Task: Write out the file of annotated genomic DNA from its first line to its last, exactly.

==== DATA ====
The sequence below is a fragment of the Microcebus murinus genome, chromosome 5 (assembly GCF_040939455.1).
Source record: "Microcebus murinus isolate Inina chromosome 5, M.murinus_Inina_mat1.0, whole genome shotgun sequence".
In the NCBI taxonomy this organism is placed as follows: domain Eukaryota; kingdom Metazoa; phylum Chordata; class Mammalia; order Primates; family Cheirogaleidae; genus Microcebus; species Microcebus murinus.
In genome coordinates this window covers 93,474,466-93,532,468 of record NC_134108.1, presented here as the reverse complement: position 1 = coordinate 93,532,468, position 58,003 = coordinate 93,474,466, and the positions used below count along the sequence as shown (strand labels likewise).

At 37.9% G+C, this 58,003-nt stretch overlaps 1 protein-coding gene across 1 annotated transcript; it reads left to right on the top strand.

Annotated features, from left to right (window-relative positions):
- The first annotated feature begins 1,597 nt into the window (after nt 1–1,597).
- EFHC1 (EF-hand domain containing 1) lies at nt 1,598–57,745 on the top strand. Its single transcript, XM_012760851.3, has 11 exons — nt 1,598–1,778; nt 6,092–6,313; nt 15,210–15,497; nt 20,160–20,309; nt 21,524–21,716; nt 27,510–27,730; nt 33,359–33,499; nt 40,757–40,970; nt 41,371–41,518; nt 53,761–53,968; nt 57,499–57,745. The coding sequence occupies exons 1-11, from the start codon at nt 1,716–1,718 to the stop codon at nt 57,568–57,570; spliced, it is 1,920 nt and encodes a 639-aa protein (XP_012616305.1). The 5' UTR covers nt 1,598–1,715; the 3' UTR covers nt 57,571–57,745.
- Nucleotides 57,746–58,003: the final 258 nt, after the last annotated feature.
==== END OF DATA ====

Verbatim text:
The sequence below is a fragment of the Microcebus murinus genome, chromosome 5 (assembly GCF_040939455.1).
Source record: "Microcebus murinus isolate Inina chromosome 5, M.murinus_Inina_mat1.0, whole genome shotgun sequence".
In the NCBI taxonomy this organism is placed as follows: domain Eukaryota; kingdom Metazoa; phylum Chordata; class Mammalia; order Primates; family Cheirogaleidae; genus Microcebus; species Microcebus murinus.
In genome coordinates this window covers 93,474,466-93,532,468 of record NC_134108.1, presented here as the reverse complement: position 1 = coordinate 93,532,468, position 58,003 = coordinate 93,474,466, and the positions used below count along the sequence as shown (strand labels likewise).

At 37.9% G+C, this 58,003-nt stretch overlaps 1 protein-coding gene across 1 annotated transcript; it reads left to right on the top strand.

Annotated features, from left to right (window-relative positions):
- The first annotated feature begins 1,597 nt into the window (after nt 1–1,597).
- EFHC1 (EF-hand domain containing 1) lies at nt 1,598–57,745 on the top strand. Its single transcript, XM_012760851.3, has 11 exons — nt 1,598–1,778; nt 6,092–6,313; nt 15,210–15,497; nt 20,160–20,309; nt 21,524–21,716; nt 27,510–27,730; nt 33,359–33,499; nt 40,757–40,970; nt 41,371–41,518; nt 53,761–53,968; nt 57,499–57,745. The coding sequence occupies exons 1-11, from the start codon at nt 1,716–1,718 to the stop codon at nt 57,568–57,570; spliced, it is 1,920 nt and encodes a 639-aa protein (XP_012616305.1). The 5' UTR covers nt 1,598–1,715; the 3' UTR covers nt 57,571–57,745.
- Nucleotides 57,746–58,003: the final 258 nt, after the last annotated feature.